ORGANIZATIONAL GRIT

Harvard Business Review (China) - - 项錯! SYNTHESIS - Thomas H. Lee and Angela L. Duckworth HBR Reprint R1805G

Grit, a combination of passion and perseverance, predicts success in many demanding fields. A perfect example is health care, where the grit of individual doctors and nurses has saved many lives. But today providing superior care is so complex that no lone practitioner can do it all. Great care requires gritty teams that never stop striving for improvement and institutions that exhibit grit across entire systems of providers.

In this article Duckworth, the author of the best seller Grit, and Lee, a clinician and health care leader, describe health care’s new model of organizational grit. It begins with hiring people with grit—who love what they do, always want to get better, and are resilient in the face of setbacks. Their single-minded determination stems from a clear personal-goal hierarchy, in which shorterterm objectives support a top-level goal that gives direction to everything they do.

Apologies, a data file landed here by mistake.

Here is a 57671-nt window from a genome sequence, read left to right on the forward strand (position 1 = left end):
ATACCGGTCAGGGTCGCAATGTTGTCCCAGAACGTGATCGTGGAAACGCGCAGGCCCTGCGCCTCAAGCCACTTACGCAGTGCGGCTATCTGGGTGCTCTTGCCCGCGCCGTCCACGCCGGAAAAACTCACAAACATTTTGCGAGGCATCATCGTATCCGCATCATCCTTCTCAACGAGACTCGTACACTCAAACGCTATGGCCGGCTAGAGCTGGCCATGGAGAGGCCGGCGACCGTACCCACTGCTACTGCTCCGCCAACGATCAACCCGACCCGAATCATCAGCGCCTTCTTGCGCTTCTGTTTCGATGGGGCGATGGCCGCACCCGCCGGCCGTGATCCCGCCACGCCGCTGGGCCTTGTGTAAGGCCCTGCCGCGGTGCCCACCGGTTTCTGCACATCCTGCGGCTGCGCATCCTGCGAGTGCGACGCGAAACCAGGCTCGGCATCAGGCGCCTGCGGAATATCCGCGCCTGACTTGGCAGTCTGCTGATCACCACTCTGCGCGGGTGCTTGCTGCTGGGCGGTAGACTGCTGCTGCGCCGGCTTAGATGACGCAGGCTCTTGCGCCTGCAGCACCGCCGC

To be gritty, organizations must have a similar clarity about priorities, and their top-level goal and their employees’ must be aligned. If everyone is pursuing a separate passion, a culture won’t be gritty. The gritty health care organizations the authors have seen (such as Mayo Clinic and Cleveland Clinic) all make “putting patients first” their overarching goal and use it to guide every decision. They also work to cultivate grit by, for example, setting high expectations; offering the resources, support, and trust people need to keep learning and growing; and establishing strong social norms that promote their top-level goal.

While the objectives of organizations in other sectors may differ, they can apply the principles the authors outline here to become gritty, too.

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